[0009] FIG.1A - FIG. ID depict that water can heal GO films damaged by (panel al) folding and (panel bl) cutting, and even (panel cl) joining separated GO pieces together, as illustrated by the schematic drawings in the first column. FIG. 1 A shows that a fold line significantly weakens the GO paper (panel a2), due to extensive local damage (SEM, panel a3), which eventually fractures along the fold line, located in the center of the strip. After applying water, the folded area was flattened and became crack-free (SEM, panel a4), and the strength of the paper was largely recovered (panel a3). After a tensile test, the healed paper did not break at the fold line. FIG. 1B shows that a“laceration” in GO paper (SEM, panel b3) was healed after applying water, which partially dissolved nearby GO sheets to fill the gap (SEM, panel b4), leading to much restored strength (panel b2). FIG. 1C shows that two scissor-cut GO pieces were joined together by water to form a longer strip with comparable strength (panel c2), due to the formation of a continuous junction (panel c3). The glued strip did not break at the junction after a tensile test. FIG. 1D shows that stacks of 5 GO strips were glued to yield a thick film (panel dl). 3-point bending tests (panel d2) show that the final fused GO film was about 24 times stiffer than the unfused stacks, reflecting the high quality of the bonding between the 5 films, which is confirmed by the SEM observations (panel d3, d4).

[0010] FIG. 2A - FIG. 2B depict that water can dissipate the stress in strained GO shapes and make them free-standing. FIG. 2A, panels a-c,) show buckling/flattening of a GO strip upon applying/releasing in-plane compression. FIG. 2B, panels d-f, show that after exposure to a water mist for 30 sec and drying for another 30 min, the compressed/buckled strip maintained its shape without in-plane compression.

[0011] FIG. 3 depicts a cut-and-paste approach to GO architectures with extended dimensions and new geometries (panel a) Circular GO paper was cut into 0.5 cm wide strips and then glued together by water to form a 1 -meter-long ribbon (panel b), which was rolled up to form a free-standing (panel c) loose or (panel d) tight coil after water mist treatment. The GO strips were also glued together to yield complex 3D free-standing architectures such as (panel e) a Mobius strip, (panel f) a“crossroad sign” made of two out-of-plane crossed strips, (panel g) a helical coil, (panel h) a crisscross woven matt, and (panel i) a butterfly- shaped loop, in which sharp bending angles are highlighted with the circles.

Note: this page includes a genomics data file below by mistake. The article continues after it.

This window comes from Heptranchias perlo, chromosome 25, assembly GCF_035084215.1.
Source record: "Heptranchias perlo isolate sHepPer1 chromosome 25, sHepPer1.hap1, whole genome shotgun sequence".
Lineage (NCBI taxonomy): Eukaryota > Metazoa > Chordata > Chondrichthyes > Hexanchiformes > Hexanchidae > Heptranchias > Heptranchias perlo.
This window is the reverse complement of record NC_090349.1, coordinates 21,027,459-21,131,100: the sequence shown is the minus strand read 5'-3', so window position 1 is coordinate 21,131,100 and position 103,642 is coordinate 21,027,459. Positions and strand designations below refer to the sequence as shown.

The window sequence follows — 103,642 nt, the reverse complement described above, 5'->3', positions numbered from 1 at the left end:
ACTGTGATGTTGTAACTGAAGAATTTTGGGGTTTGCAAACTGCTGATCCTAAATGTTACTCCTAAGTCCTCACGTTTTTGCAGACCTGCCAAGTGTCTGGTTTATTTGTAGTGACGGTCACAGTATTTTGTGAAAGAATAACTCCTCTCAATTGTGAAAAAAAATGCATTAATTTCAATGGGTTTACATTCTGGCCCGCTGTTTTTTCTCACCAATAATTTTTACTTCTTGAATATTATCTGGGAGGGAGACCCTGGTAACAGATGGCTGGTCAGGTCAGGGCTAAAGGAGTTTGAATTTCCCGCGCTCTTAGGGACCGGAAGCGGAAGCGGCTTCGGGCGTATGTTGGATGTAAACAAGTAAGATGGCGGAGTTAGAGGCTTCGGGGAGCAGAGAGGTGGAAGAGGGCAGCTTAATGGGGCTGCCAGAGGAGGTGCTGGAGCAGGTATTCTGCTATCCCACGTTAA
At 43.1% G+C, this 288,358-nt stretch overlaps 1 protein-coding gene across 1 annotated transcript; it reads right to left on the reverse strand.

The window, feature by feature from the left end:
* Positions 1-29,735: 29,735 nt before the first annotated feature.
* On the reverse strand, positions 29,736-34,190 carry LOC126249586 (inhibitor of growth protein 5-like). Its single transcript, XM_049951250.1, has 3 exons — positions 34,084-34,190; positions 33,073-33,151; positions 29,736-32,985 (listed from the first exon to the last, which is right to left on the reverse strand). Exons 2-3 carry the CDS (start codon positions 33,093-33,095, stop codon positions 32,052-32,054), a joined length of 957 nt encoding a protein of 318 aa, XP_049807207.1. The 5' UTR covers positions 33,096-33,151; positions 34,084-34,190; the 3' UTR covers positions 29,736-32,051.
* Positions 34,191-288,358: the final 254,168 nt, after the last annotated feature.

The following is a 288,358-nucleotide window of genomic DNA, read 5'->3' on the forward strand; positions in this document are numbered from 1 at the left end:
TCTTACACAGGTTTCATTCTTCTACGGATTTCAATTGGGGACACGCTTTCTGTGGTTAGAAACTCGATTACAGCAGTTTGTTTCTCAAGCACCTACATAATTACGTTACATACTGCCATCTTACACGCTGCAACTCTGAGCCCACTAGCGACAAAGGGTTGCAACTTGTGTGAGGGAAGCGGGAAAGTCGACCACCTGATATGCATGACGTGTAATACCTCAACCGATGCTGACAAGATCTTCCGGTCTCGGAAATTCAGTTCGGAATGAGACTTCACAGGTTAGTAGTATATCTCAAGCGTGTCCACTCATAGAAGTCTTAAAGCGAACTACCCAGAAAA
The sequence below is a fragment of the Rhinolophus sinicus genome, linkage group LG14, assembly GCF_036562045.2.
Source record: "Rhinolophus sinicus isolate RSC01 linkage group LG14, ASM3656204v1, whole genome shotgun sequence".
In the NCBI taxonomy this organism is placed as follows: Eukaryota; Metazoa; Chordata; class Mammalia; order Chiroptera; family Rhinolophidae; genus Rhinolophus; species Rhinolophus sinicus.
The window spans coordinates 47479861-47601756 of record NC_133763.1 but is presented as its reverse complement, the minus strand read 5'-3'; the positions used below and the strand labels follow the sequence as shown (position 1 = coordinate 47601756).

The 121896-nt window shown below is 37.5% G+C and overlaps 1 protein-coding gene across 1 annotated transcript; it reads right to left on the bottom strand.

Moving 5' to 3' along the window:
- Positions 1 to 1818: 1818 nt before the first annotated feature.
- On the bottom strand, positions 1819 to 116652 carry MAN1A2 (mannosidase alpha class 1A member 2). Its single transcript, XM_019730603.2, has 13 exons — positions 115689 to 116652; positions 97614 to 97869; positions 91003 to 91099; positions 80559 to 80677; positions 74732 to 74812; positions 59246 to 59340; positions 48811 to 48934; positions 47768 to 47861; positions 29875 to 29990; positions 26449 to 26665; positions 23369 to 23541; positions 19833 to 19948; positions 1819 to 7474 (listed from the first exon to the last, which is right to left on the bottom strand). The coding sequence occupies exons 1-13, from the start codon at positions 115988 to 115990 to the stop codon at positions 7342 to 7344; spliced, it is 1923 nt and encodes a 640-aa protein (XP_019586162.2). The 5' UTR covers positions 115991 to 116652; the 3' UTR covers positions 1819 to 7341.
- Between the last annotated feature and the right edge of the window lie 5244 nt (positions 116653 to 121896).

[0012] FIG. 4 depicts an IR-transformable architecture assembled from pre-cut r-GO/GO strips: (panel a) The starting components, three r-GO/GO bilayer strips were assembled into (panel b) an H shape using water as glue. Drawings in insets illustrate the cross-sectional view of the junctions; (panel c) The two legs of the H were bent at different angles and fixed in the“push-up” pose by water mist; (panel d) Upon IR irradiation, bending of the strips transformed the structure to (panel e) a“sit up” pose, which returned to the (panel f) push-up pose after IR irradiation was turned off.

[0013] FIG. 5 depicts a cross-sectional SEM view of a healed cut in a GO film.

[0014] FIG. 6A and FIG. 6B depict that GO based hybrid papers can be glued together with restored mechanical properties. FIG. 7A shows stress-strain curves of a pristine and glued GO/CNT films, which are comparable to each other. The connected film did not break at the joint after a tensile test. FIG. 7B shows stress-strain curves of pristine and reconnected GO/VMT films, which are comparable to each other. The reconnected strip did not break at the joint after a tensile test. [0015] FIG. 7 depicts that the ion channels in the GO cross are all interconnected. The I- V curves were measured through different combinations of the four arms of the cross structure of the GO, demonstrating that the ion channels were not blocked at the junction.

The inset shows the geometry for measurement. The four reservoirs were filled with 1 mmol KC1 solution.